Final Four – Best Blog Post of 2012

Hey friends! Just in case you don’t know yet, I have been nominated for Best Blog Post of 2012 along with 70 other awesome blog posts from over the year.

Thanks to all of you, I have made it to the FINAL FOUR! I’m super pumped have gotten this far.  There are SO many good blog posts out there. If I’m going to win this I need your help.  Take a moment to shoot a vote my way.  If you don’t think I deserve it then go ahead and vote for someone else – there are three other great posts in the final four.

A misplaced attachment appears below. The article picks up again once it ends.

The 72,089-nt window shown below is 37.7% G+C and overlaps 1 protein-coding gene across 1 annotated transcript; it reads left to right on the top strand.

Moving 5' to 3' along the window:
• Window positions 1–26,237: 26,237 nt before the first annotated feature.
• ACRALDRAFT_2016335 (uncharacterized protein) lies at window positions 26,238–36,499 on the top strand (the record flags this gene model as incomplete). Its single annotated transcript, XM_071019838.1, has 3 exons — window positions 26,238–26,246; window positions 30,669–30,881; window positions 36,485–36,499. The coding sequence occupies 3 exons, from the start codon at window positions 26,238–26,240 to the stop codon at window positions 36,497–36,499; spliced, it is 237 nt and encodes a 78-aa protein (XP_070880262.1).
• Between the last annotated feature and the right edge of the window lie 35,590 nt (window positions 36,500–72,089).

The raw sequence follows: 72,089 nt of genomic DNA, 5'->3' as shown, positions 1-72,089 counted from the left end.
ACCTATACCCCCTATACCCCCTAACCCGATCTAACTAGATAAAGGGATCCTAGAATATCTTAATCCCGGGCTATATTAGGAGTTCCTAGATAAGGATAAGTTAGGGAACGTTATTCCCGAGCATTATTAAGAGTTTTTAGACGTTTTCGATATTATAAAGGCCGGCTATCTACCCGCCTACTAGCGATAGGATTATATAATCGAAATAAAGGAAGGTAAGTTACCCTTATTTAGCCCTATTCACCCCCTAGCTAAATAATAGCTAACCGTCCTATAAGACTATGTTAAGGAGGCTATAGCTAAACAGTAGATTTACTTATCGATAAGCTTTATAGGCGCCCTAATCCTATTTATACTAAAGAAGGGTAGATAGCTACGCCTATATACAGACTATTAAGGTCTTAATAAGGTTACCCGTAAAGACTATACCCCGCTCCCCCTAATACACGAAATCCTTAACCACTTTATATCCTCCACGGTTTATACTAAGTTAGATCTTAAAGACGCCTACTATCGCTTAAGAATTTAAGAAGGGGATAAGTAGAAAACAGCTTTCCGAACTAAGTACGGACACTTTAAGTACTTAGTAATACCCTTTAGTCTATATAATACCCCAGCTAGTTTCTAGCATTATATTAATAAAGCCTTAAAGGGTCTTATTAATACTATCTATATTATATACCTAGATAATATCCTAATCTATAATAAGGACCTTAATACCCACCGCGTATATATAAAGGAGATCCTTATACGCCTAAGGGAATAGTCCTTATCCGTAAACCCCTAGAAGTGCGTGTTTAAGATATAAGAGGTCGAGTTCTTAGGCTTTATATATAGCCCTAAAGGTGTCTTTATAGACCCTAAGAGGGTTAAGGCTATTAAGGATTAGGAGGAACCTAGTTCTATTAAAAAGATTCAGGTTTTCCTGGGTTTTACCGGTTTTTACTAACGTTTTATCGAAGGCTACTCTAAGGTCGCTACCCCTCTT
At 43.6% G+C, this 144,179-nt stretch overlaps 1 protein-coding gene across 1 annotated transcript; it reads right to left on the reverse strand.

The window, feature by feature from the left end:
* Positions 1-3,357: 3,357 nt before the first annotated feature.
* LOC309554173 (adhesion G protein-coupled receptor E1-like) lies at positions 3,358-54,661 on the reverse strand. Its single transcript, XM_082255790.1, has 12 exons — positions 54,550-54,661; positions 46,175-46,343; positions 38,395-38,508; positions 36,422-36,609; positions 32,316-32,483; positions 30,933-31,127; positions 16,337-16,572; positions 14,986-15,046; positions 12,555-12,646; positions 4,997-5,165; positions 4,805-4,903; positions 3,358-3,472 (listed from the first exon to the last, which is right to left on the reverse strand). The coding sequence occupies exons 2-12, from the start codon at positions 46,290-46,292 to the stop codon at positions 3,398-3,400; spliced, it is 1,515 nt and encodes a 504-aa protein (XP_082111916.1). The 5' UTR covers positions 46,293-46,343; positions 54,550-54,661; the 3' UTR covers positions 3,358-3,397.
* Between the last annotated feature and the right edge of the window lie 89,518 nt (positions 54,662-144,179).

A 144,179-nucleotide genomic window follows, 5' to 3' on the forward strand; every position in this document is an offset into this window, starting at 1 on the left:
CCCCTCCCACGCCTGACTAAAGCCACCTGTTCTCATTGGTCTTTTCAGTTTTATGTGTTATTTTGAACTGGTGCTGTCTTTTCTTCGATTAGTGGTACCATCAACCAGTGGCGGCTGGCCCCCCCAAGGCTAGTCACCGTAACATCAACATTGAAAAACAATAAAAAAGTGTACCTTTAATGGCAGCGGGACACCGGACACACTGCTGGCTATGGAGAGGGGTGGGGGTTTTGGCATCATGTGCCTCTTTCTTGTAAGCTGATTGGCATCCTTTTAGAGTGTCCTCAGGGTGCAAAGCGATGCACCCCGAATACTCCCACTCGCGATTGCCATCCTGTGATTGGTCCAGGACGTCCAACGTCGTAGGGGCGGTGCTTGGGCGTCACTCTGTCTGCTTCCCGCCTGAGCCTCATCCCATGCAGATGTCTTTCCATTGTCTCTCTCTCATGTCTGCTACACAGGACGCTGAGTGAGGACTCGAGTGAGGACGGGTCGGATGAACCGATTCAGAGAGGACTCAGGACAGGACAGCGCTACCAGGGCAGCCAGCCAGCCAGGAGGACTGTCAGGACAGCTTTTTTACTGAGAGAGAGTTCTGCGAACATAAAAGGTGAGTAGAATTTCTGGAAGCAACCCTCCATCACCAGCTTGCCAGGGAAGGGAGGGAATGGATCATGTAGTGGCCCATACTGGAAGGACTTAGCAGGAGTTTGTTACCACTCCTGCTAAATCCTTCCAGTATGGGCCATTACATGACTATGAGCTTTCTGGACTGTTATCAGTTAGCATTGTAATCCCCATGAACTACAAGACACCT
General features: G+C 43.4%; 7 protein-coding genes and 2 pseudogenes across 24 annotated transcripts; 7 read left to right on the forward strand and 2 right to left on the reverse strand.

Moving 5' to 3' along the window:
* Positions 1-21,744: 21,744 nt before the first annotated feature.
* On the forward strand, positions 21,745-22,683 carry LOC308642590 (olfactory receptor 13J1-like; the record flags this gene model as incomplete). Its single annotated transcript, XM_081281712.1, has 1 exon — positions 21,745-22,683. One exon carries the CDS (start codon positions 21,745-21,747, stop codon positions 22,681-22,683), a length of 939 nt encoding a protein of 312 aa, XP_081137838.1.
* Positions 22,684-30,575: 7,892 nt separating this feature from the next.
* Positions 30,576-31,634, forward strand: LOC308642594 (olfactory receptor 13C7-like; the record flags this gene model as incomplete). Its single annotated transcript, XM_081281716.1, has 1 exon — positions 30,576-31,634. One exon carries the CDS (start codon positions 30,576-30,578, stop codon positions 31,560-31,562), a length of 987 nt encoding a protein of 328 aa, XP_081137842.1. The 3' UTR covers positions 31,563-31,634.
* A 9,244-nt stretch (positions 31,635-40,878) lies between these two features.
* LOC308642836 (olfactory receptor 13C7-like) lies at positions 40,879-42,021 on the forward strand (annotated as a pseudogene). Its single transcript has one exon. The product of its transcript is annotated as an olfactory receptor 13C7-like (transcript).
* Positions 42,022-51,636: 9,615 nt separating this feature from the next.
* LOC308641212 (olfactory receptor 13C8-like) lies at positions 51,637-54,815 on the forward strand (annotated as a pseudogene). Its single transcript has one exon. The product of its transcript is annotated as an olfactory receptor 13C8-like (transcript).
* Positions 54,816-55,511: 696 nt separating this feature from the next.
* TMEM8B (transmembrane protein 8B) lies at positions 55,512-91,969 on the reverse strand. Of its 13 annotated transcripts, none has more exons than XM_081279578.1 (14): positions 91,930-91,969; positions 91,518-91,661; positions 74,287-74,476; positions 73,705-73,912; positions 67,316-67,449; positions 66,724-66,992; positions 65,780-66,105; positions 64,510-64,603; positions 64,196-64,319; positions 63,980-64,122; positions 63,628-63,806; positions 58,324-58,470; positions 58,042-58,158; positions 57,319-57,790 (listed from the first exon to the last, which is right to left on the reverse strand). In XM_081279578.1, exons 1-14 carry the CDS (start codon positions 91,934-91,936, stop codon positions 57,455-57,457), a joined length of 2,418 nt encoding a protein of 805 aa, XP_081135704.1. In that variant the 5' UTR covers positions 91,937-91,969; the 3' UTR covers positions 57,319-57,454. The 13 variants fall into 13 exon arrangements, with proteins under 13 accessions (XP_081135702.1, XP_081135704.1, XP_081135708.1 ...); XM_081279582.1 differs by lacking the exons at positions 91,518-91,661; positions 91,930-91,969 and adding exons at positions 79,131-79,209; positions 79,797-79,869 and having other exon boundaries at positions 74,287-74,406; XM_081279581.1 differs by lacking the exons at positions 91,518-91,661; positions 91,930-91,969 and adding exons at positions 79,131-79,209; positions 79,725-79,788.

Go vote (CLICK HERE)!

 

10 Ways to Fail as a Youth Worker (Part 1)

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We use the twitter hashtag #fail all the time.  Our students use it even more! Here are a few ways to ensure that thy include you in the #fail category:

1) Don’t talk to your students unless it’s at a youth program.  If you don’t follow up with your students throughout the week or on weeks where they have to miss youth, you’ll end up #failing.  Make sure to reach out to students throughout the week.

2) Don’t have a spiritual mentor.  If you don’t have someone who it wiser and more seasoned than yourself, you’re bound to #fail.  Always (yes I mean always) have someone who can lead you through your life in ministry.  You will always have something to learn – make sure you’re learning it!